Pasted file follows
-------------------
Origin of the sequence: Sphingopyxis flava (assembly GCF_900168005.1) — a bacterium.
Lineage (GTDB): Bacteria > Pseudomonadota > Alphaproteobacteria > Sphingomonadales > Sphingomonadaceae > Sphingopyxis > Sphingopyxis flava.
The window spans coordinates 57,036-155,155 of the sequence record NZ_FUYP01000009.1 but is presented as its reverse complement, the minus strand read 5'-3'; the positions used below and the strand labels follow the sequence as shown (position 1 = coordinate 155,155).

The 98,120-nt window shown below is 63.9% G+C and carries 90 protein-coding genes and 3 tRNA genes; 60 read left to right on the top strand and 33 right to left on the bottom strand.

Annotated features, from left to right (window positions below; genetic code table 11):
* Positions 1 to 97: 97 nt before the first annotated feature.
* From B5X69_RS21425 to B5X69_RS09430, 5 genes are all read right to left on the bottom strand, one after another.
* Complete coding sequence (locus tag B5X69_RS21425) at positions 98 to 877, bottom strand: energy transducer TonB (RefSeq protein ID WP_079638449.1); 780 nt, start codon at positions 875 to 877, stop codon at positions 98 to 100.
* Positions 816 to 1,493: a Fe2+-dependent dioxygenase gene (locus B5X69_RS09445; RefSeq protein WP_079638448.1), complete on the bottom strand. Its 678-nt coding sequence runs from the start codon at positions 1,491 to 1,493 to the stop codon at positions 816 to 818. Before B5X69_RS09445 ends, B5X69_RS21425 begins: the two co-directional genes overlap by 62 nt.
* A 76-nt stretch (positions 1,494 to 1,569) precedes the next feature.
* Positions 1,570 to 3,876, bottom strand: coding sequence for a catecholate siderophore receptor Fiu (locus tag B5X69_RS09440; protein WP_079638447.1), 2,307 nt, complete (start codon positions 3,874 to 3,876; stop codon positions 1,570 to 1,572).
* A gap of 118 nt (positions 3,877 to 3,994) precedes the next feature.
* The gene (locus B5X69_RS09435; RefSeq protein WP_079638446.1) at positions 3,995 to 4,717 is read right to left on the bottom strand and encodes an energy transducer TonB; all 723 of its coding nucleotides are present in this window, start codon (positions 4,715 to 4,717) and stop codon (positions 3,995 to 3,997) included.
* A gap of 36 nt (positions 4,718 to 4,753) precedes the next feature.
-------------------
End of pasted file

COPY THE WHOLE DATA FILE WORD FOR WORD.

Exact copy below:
Origin of the sequence: Sphingopyxis flava (assembly GCF_900168005.1) — a bacterium.
Lineage (GTDB): Bacteria > Pseudomonadota > Alphaproteobacteria > Sphingomonadales > Sphingomonadaceae > Sphingopyxis > Sphingopyxis flava.
The window spans coordinates 57,036-155,155 of the sequence record NZ_FUYP01000009.1 but is presented as its reverse complement, the minus strand read 5'-3'; the positions used below and the strand labels follow the sequence as shown (position 1 = coordinate 155,155).

The 98,120-nt window shown below is 63.9% G+C and carries 90 protein-coding genes and 3 tRNA genes; 60 read left to right on the top strand and 33 right to left on the bottom strand.

Annotated features, from left to right (window positions below; genetic code table 11):
* Positions 1 to 97: 97 nt before the first annotated feature.
* From B5X69_RS21425 to B5X69_RS09430, 5 genes are all read right to left on the bottom strand, one after another.
* Complete coding sequence (locus tag B5X69_RS21425) at positions 98 to 877, bottom strand: energy transducer TonB (RefSeq protein ID WP_079638449.1); 780 nt, start codon at positions 875 to 877, stop codon at positions 98 to 100.
* Positions 816 to 1,493: a Fe2+-dependent dioxygenase gene (locus B5X69_RS09445; RefSeq protein WP_079638448.1), complete on the bottom strand. Its 678-nt coding sequence runs from the start codon at positions 1,491 to 1,493 to the stop codon at positions 816 to 818. Before B5X69_RS09445 ends, B5X69_RS21425 begins: the two co-directional genes overlap by 62 nt.
* A 76-nt stretch (positions 1,494 to 1,569) precedes the next feature.
* Positions 1,570 to 3,876, bottom strand: coding sequence for a catecholate siderophore receptor Fiu (locus tag B5X69_RS09440; protein WP_079638447.1), 2,307 nt, complete (start codon positions 3,874 to 3,876; stop codon positions 1,570 to 1,572).
* A gap of 118 nt (positions 3,877 to 3,994) precedes the next feature.
* The gene (locus B5X69_RS09435; RefSeq protein WP_079638446.1) at positions 3,995 to 4,717 is read right to left on the bottom strand and encodes an energy transducer TonB; all 723 of its coding nucleotides are present in this window, start codon (positions 4,715 to 4,717) and stop codon (positions 3,995 to 3,997) included.
* A gap of 36 nt (positions 4,718 to 4,753) precedes the next feature.